Tomorrow Water Files Patent to Pursue Development of Data Centers on Water Resource Recovery Facilities

b'ANAHEIM, Calif., May 4,2021 /PRNewswire/ -- BKT Co. Ltd. , a leader in wastewater treatment and sustainability, alongside its global subsidiary Tomorrow Water, intends to build data centers on-site at water resource recovery facilities (WRRFs).

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Tuesday, May 4, 2021 - 11:45am
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  • b'ANAHEIM, Calif., May 4,2021 /PRNewswire/ -- BKT Co. Ltd. , a leader in wastewater treatment and sustainability, alongside its global subsidiary Tomorrow Water, intends to build data centers on-site at water resource recovery facilities (WRRFs).
  • As data centers undergo air-cooling, hot air is diverted into the biological treatment and/or sludge drying systems of the WRRF.
  • Further, the cold water treated by the WRRF is used to cool the air feeding the data center.
  • "\nThe combination of WRRFs and data centers has great potential to revitalize local governments\' economies and job markets.


Tomorrow Water Files Patent to Pursue Development of Data Centers on Water Resource Recovery Facilities

ANAHEIM, Calif., May 4, 2021 /PRNewswire/ -- BKT Co. Ltd., a leader in wastewater treatment and sustainability, alongside its global subsidiary Tomorrow Water, intends to build data centers on-site at water resource recovery facilities (WRRFs). Tomorrow Water's plan takes advantage of synergistic opportunities to drastically reduce energy costs and environmental impacts of both wastewater treatment and data center operations.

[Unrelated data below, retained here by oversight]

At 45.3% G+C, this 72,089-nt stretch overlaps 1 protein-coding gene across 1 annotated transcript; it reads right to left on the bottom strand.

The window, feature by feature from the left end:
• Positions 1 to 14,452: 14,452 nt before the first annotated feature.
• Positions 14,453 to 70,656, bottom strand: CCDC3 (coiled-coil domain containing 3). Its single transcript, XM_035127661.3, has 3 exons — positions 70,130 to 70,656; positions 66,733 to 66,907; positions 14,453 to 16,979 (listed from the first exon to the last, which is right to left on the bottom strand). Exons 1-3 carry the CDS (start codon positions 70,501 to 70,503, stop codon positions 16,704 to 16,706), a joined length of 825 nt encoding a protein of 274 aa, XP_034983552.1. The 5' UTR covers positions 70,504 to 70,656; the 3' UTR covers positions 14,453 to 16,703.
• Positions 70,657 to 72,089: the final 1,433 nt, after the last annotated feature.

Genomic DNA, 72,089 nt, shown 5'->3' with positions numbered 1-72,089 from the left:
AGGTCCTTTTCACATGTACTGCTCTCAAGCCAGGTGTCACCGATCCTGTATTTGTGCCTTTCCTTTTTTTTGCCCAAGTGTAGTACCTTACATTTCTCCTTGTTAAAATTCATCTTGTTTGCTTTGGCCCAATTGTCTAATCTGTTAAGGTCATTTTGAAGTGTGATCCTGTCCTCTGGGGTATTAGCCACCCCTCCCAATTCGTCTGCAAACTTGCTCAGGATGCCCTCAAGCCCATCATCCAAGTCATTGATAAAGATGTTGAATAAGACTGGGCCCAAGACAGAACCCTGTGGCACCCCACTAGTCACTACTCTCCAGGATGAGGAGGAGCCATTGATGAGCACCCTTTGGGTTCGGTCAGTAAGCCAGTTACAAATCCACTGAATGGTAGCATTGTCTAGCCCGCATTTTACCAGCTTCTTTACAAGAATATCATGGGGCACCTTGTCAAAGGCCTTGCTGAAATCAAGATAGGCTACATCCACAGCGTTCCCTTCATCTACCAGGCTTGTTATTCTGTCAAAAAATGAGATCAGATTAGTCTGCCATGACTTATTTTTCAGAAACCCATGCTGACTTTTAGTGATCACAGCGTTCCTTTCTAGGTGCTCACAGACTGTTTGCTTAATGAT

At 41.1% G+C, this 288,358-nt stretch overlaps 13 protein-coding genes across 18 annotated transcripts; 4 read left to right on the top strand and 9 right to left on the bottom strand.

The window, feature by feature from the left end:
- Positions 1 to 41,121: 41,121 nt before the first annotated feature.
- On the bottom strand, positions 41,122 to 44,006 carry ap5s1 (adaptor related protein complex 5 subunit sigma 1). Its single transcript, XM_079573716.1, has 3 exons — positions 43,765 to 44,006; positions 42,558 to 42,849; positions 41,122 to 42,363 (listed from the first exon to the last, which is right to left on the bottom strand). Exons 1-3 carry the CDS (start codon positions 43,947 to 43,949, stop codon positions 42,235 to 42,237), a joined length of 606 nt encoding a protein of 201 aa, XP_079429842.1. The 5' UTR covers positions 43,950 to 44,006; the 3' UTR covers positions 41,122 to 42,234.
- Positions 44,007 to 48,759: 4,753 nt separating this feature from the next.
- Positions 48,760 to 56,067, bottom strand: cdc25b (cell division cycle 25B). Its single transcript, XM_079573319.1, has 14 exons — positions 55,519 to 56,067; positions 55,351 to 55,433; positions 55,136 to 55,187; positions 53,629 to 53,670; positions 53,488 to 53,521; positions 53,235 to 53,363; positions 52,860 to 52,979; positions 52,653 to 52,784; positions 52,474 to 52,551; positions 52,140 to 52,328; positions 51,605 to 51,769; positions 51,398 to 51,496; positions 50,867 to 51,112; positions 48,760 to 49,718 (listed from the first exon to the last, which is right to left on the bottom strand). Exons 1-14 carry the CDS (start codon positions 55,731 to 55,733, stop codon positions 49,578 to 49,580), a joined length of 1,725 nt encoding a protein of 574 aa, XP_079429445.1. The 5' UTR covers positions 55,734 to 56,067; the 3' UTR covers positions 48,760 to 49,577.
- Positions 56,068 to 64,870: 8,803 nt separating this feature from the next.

Proteus filtration can replace primary clarifiers and reclaim up to 85% of the space, which can be utilized for a data center. The plant seen here is at the Jungnang WRRF in Korea - the reclaimed space is currently being used as a museum and community park.

Tomorrow Water's intends to build data centers on-site at water resource recovery facilities.

At the core of the innovation is BKT's patent-pending concept of exchanging and reusing wastewater and heat between WRRFs and on-site data centers. As data centers undergo air-cooling, hot air is diverted into the biological treatment and/or sludge drying systems of the WRRF. Further, the cold water treated by the WRRF is used to cool the air feeding the data center. Once this water is warmed via heat exchange at the data center, it is fed back to the WRRF where it warms the biological reactors. 

Data center services have practically achieved utility status as data requirements around the world expand every year.  Trends such as remote learning, work-from-home during the COVID pandemic, and the digital transformation of developing nations create a significant need for new data centers globally. Furthermore, the so-called "Industry 4.0", meaning industrial adoption of the Internet of Things (IoT), artificial intelligence (AI), cloud systems, driverless cars, and smart factories has led to rapid growth of the global IT infrastructure market, not to mention over 1,500 companies currently providing colocation services at data centers worldwide.